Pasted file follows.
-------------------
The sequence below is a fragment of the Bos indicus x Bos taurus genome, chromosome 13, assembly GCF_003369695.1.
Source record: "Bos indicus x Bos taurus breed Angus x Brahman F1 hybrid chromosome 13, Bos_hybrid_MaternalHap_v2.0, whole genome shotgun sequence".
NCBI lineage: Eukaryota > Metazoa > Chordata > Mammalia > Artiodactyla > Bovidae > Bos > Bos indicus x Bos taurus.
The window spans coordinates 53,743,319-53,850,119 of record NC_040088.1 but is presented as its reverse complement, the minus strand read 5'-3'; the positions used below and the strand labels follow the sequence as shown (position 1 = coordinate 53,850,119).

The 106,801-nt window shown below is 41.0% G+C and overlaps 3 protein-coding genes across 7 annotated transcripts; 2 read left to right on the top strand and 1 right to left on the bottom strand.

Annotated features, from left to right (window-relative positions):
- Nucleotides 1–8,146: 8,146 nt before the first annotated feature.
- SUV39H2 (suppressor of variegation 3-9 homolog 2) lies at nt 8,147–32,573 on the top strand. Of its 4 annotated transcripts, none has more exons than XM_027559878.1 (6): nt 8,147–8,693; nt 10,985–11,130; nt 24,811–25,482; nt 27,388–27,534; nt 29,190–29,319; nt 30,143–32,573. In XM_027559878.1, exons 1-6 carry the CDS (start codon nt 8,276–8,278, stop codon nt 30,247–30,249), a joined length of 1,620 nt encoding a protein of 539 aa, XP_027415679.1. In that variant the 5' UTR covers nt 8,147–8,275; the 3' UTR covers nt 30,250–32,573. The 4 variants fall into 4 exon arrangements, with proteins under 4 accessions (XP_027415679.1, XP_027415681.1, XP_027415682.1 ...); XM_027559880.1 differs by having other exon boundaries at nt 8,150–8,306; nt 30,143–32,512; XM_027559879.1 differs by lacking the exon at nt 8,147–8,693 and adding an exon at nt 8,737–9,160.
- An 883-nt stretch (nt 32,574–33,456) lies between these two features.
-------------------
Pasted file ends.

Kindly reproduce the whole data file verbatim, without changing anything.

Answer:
The sequence below is a fragment of the Bos indicus x Bos taurus genome, chromosome 13, assembly GCF_003369695.1.
Source record: "Bos indicus x Bos taurus breed Angus x Brahman F1 hybrid chromosome 13, Bos_hybrid_MaternalHap_v2.0, whole genome shotgun sequence".
NCBI lineage: Eukaryota > Metazoa > Chordata > Mammalia > Artiodactyla > Bovidae > Bos > Bos indicus x Bos taurus.
The window spans coordinates 53,743,319-53,850,119 of record NC_040088.1 but is presented as its reverse complement, the minus strand read 5'-3'; the positions used below and the strand labels follow the sequence as shown (position 1 = coordinate 53,850,119).

The 106,801-nt window shown below is 41.0% G+C and overlaps 3 protein-coding genes across 7 annotated transcripts; 2 read left to right on the top strand and 1 right to left on the bottom strand.

Annotated features, from left to right (window-relative positions):
- Nucleotides 1–8,146: 8,146 nt before the first annotated feature.
- SUV39H2 (suppressor of variegation 3-9 homolog 2) lies at nt 8,147–32,573 on the top strand. Of its 4 annotated transcripts, none has more exons than XM_027559878.1 (6): nt 8,147–8,693; nt 10,985–11,130; nt 24,811–25,482; nt 27,388–27,534; nt 29,190–29,319; nt 30,143–32,573. In XM_027559878.1, exons 1-6 carry the CDS (start codon nt 8,276–8,278, stop codon nt 30,247–30,249), a joined length of 1,620 nt encoding a protein of 539 aa, XP_027415679.1. In that variant the 5' UTR covers nt 8,147–8,275; the 3' UTR covers nt 30,250–32,573. The 4 variants fall into 4 exon arrangements, with proteins under 4 accessions (XP_027415679.1, XP_027415681.1, XP_027415682.1 ...); XM_027559880.1 differs by having other exon boundaries at nt 8,150–8,306; nt 30,143–32,512; XM_027559879.1 differs by lacking the exon at nt 8,147–8,693 and adding an exon at nt 8,737–9,160.
- An 883-nt stretch (nt 32,574–33,456) lies between these two features.